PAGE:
Saw Richard III performed by Bell Shakespeare
- The extreme characterisation of Richard III through the casting of a woman to play the murderous, hunchbacked king. Apparently this was not a choice made on her gender, but on her ability to portray an evil, deformed king – which I think she did very well. She suffered from a cancer in her back which deformed her spine, giving her uneven leg-lengths and major back pain.
- I find her story inspiring and (to a degree) very relatable. It is admirable how far she has come and much she has overcome.
- The stage setting seemed to be inspired by the 1920s, similarly to the group’s performance of Othello where both their costuming and set design were inspired by the 1940s war-time clothing. The costuming (for Richard III that is) was much more modern, with vintage twists for characterisation. For example, Queen Elizabeth’s dress was a rich tangerine velvet with a deep neckline and with a figure eccentuating red velvet stomach (which reminded me personally of the line from the Duchess of York as she curses her womb as a bed of death). The couched embroidery and trailling bustle gave the Queen a sense of regality – the train and, eventually, the bustle itself dissapeared in correlation with Richard becaming more dominating and with the queen herself becoming more helpless.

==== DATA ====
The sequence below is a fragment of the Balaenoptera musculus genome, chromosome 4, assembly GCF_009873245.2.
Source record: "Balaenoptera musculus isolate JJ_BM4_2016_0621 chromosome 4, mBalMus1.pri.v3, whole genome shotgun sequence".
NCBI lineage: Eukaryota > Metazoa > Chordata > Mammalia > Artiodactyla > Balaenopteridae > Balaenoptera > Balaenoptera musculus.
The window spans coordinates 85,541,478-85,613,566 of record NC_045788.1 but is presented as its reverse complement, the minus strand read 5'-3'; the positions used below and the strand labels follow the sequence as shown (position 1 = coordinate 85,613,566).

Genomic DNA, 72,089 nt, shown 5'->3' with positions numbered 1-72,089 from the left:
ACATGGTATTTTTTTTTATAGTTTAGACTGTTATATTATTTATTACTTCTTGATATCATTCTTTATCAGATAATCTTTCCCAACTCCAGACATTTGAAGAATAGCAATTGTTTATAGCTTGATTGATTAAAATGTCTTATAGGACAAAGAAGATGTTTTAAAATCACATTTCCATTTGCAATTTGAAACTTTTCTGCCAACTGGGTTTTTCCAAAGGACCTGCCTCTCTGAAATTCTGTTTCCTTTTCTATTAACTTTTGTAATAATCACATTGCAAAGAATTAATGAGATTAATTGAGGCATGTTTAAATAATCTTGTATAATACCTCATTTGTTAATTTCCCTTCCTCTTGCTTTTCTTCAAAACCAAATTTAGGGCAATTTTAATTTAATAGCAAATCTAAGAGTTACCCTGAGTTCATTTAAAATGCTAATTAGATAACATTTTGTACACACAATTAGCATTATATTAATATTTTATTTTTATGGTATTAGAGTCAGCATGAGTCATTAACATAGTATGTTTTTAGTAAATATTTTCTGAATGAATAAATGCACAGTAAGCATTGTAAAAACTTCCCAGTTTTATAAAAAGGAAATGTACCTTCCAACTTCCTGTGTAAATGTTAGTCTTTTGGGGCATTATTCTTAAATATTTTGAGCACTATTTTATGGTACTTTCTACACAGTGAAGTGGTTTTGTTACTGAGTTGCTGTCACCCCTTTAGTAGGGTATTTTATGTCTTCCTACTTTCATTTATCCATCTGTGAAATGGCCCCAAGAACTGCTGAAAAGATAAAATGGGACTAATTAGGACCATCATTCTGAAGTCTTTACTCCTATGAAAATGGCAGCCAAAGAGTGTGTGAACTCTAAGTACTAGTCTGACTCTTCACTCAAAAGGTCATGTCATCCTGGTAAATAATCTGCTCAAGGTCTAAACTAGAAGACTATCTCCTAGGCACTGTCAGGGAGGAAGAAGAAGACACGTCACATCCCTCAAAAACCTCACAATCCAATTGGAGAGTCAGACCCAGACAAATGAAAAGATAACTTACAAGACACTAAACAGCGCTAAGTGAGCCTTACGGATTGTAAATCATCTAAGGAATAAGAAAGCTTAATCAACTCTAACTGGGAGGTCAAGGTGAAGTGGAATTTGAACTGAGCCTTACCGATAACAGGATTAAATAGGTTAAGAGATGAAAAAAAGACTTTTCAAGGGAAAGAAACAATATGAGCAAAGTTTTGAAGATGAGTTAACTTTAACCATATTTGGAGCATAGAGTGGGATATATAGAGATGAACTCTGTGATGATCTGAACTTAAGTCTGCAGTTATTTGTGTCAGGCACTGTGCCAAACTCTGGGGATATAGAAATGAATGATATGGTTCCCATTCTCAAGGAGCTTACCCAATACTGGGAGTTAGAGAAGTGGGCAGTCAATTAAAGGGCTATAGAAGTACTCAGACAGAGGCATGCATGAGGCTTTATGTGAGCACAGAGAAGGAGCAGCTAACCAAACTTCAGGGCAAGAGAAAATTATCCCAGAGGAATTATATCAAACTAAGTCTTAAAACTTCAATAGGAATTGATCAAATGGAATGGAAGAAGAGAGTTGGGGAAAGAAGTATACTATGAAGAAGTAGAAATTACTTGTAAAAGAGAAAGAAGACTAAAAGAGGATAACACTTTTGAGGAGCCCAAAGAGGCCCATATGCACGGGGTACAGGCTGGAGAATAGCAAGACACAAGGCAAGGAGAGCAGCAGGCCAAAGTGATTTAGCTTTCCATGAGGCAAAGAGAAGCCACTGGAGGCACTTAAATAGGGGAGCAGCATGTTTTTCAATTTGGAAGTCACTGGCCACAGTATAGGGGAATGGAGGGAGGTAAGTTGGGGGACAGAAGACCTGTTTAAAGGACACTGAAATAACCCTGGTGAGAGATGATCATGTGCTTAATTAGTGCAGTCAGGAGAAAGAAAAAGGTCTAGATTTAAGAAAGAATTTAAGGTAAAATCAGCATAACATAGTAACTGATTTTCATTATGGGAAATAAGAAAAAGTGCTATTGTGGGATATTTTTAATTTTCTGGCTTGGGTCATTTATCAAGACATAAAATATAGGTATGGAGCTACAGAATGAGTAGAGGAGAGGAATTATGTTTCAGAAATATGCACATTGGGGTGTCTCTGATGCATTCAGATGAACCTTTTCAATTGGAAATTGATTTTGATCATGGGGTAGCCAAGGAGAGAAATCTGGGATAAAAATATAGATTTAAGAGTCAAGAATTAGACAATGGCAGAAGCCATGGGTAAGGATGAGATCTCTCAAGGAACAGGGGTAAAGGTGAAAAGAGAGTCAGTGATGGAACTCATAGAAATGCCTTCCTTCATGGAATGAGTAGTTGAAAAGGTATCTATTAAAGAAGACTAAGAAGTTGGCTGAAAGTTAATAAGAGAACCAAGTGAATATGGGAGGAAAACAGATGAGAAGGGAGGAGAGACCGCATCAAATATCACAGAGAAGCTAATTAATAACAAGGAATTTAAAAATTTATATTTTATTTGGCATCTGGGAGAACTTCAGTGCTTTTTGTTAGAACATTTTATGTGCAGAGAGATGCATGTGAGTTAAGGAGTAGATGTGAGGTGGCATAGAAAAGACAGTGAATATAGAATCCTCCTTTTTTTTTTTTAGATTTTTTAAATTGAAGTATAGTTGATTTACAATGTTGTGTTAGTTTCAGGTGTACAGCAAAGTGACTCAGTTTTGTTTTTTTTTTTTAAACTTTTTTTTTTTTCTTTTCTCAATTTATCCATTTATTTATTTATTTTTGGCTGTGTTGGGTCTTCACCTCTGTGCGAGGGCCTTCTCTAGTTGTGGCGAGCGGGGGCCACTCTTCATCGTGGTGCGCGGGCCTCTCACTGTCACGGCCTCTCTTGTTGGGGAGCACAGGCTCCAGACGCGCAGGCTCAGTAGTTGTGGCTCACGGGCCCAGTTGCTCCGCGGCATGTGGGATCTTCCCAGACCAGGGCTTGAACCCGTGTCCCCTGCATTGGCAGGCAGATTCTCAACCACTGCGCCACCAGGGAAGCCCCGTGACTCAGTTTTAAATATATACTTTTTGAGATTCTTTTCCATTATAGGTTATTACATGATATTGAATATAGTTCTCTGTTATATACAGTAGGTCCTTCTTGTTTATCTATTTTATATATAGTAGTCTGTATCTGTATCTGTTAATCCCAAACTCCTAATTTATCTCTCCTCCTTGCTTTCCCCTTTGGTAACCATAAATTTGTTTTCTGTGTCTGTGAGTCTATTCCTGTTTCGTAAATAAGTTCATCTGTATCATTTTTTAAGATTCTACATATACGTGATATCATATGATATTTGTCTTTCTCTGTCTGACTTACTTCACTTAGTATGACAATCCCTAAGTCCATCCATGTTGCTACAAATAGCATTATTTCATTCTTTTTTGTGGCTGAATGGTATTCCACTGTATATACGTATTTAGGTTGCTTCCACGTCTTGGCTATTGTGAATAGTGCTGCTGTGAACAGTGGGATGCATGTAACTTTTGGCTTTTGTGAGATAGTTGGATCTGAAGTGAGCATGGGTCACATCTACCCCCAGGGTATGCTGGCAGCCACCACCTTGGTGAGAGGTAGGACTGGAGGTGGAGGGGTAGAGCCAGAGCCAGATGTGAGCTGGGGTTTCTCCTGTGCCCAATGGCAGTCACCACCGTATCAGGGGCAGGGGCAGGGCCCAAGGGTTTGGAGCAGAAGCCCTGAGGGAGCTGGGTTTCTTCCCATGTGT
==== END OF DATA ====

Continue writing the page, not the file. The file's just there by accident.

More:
- It is dissapointing that Shakespeare didn’t write too much on costuming, I’ll have to save my enthusiasism for the film.
How has this helped me in my study of Richard III
- By witnessing the Bell Shakespear group perform Richard III I was able to see how the different characters would have interacted and were positioned on a stage. It has given me a better understanding than I would have achieved from simply reading/listening to the play’s script or a watching film adaptation. Although Bell Shakespeare presented an original performance of the play, it has still aided me in envisioning the set up and procession of the play.
- After watching the play performed, I feel as though I am now more capable of identifying play-specific techniques and their true effects. When going through the script again I will be able to see how such a scene would have played out.
Image: My own (Edited with PicsArt) which included the postcard promoting the play.